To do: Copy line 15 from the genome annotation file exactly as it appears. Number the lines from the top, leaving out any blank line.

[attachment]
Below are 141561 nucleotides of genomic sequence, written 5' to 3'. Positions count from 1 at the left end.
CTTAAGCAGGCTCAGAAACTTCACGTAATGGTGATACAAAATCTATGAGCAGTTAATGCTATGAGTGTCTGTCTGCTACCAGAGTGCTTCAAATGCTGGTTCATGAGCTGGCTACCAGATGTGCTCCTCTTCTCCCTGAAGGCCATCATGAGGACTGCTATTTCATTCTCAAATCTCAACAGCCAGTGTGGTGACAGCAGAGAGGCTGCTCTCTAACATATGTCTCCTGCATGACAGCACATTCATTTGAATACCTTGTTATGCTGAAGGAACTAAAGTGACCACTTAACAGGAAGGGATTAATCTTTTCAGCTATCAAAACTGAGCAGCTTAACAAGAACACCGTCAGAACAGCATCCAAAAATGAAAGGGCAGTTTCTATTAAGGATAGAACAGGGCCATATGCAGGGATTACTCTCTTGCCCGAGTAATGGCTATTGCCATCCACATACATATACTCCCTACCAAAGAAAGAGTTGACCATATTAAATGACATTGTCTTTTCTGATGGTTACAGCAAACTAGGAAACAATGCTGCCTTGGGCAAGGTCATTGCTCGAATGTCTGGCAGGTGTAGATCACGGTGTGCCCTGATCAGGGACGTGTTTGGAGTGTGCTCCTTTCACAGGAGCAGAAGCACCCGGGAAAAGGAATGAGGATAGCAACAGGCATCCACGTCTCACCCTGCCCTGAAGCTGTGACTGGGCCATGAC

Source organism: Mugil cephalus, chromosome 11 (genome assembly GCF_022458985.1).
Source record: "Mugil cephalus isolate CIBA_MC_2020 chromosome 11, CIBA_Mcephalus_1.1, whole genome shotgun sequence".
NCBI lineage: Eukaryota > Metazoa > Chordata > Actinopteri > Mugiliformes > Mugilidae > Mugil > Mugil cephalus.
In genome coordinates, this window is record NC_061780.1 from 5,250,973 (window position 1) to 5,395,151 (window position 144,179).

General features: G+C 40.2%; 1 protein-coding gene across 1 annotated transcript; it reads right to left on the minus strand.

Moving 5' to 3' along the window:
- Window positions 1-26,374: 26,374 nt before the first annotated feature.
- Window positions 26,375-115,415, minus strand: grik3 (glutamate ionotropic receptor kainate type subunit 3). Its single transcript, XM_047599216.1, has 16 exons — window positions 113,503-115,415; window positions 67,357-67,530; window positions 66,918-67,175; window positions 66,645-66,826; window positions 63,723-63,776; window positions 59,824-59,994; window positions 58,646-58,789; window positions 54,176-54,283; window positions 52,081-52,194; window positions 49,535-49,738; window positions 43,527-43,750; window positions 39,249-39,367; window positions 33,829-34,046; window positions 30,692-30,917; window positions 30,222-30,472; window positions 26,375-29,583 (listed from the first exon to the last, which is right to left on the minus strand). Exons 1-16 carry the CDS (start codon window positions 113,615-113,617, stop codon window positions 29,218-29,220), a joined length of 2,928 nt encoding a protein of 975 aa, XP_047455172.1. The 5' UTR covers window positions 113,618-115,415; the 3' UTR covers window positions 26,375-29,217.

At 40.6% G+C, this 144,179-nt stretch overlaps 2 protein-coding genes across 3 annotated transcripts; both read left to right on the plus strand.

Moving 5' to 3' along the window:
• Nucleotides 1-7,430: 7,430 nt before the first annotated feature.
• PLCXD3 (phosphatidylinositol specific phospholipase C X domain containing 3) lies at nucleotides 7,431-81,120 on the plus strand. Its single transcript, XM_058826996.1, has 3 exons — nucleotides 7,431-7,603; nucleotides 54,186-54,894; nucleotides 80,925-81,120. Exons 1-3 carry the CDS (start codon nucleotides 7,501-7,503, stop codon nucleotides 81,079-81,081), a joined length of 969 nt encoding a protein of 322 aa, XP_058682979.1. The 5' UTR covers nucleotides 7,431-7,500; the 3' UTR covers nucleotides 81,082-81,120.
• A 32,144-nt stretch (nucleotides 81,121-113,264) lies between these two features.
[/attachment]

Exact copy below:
• A 32,144-nt stretch (nucleotides 81,121-113,264) lies between these two features.